As our dogs age, there are many things we need to consider changing in their lives, including our perspective of what is coming during our pup’s senior years.
Most dogs begin to show visible age-related changes at about seven to twelve years of age. There are metabolic, immunologic and body composition changes; some of these are unavoidable while others can be managed with diet.
The main goal in feeding an older dog should be to provide your pup with a diet that promotes good health and the ideal body weight, while trying to slow down and minimize diseases that may already be present. Smaller dogs tend to live longer and don’t experience as many age related changes as early as bigger dogs.
Protein and Fiber Are Very Important in Your Senior Dog’s Diet
As our dogs age, it is important to keep protein as a main ingredient in our dogs’ diet. Make sure to avoid senior diets that have reduced levels of protein. It is important to feed older dogs diets that contain optimum levels of highly digestible protein to help maintain good muscle mass. Your dog’s diet should have an adequate amount of fat and more fiber.
Wheat bran can be added to regular dog food to increase the amount of fiber. If your dog has significantly decreased kidney function, then a diet that is lower in phosphorus will lower the workload for the kidneys.
Older Dogs Put on Weight More Easily
Older dogs have been known to progressively put on body fat in spite of consuming fewer calories (just as in humans!). This change is inevitable and is usually due to the fact that older dogs don’t have as much energy as in their younger years and their metabolism changes. That is why it is important to feed your dog a diet with lower calories to avoid weight gain, but with a normal protein level to help maintain muscle mass. And, of course, keep up the daily walks even if your dog has slowed down a bit.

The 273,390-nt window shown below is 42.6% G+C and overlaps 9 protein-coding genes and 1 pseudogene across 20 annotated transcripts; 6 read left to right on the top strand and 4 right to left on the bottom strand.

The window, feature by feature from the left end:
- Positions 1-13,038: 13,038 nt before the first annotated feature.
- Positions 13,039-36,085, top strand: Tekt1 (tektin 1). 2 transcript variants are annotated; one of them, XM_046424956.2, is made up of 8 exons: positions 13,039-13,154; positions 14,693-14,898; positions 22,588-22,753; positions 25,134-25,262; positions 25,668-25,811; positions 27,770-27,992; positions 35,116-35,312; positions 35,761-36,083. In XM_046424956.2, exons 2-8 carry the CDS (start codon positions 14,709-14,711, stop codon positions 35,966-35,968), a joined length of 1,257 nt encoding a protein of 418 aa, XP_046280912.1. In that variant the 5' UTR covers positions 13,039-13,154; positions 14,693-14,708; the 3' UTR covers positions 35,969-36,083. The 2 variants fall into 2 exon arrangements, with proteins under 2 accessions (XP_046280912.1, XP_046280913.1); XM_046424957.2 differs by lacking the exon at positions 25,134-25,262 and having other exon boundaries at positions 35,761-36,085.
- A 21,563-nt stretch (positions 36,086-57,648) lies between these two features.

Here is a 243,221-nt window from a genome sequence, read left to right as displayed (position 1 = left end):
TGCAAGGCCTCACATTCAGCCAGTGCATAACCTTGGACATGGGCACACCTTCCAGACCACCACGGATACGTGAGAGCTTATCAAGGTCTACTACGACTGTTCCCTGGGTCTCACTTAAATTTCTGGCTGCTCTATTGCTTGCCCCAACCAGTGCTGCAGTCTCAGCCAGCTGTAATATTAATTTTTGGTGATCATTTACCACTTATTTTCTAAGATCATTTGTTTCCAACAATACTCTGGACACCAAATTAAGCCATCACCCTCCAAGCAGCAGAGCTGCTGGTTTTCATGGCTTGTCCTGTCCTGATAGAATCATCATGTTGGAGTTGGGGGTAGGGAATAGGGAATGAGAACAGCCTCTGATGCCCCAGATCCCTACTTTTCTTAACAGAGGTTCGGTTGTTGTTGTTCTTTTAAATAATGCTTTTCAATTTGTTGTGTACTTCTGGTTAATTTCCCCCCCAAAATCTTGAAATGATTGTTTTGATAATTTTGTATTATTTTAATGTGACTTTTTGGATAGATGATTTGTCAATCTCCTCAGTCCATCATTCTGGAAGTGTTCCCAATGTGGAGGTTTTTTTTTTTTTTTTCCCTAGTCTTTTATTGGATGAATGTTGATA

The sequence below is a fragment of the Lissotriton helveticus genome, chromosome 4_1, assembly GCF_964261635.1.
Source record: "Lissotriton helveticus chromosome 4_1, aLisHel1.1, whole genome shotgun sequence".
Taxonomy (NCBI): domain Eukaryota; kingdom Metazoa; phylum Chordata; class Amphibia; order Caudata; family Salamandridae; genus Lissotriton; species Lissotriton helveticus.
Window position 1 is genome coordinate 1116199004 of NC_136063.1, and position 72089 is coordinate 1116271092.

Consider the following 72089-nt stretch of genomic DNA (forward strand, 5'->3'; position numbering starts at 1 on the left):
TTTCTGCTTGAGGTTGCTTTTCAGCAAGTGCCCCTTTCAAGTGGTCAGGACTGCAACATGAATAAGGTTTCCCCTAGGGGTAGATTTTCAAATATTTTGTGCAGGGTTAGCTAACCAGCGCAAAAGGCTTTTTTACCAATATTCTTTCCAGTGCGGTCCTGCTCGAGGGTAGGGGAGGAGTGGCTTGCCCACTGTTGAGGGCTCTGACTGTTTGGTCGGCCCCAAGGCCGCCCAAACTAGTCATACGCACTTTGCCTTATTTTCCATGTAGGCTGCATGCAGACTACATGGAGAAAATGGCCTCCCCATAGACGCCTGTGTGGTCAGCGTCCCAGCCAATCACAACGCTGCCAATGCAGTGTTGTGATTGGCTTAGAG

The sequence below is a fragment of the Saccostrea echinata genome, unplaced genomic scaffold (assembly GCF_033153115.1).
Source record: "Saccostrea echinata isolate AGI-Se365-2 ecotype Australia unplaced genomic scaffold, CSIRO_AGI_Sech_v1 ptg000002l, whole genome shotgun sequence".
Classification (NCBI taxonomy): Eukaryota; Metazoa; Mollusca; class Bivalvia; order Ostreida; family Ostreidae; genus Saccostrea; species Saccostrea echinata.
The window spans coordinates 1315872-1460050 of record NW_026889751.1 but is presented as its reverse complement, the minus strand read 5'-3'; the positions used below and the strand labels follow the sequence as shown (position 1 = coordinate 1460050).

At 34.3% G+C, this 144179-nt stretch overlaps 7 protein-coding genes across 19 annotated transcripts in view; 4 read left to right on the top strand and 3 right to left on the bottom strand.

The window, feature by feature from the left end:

Try to Add Some Omega 6 Fatty Acids to Your Dogs’ Diet
You should talk to your veterinarian about increasing your senior dogs Omega Fatty Acid intake. Omega-6 fatty acid help the maintenance of your dog’s healthy skin and coat. Although it is normally produced in a dog’s liver, the normal production of natural Omega 6 fatty acids can be lessened and/or diminished in older dogs.
Vitamin E Is a Great Addition to Your Dog’s Diet
Antioxidants such as vitamin E and beta-carotene help eliminate free radical particles that can damage body tissues and cause signs of aging. Senior diets for dogs should contain higher levels of these antioxidants. Antioxidants can also increase the effectiveness of the immune system in senior dogs.
As Our Dogs Age So Do Our Visits to the Vet
It is important to make sure to keep up with your annual veterinary visits. While you can be a bit more lax when your dog is younger, be proactive in getting your dog to your veterinarian. It’s the best way to ensure that your dog is aging well and your veterinarian can assess the presence or progress of chronic disease. Also try to avoid stressful situations and abrupt changes in your dog’s daily routine. If a drastic change must be made to an older dog’s routine, try to minimize the stress and realize the change in a gradual manner.
Just as in humans, we need to watch our senior dog’s health and diet more readily. They are much more sensitive as they age and not as strong as they used to be. However, with a good diet and exercise on a lower level, your senior dog can thrive!
Lisa Fimberg is the owner and founder of Petpav.com, an on-line magazine that has articles on pet advice, pet health issues, pet product reviews and the latest pet news. Petpav (short for Pet-Pavillion) was created as a go-to-site where you can get good, reliable information on anything pet-centric as well as entertainment, contests and more! You can connect with Lisa on Linked in or email her personally at Lisa@petpav.com to learn more.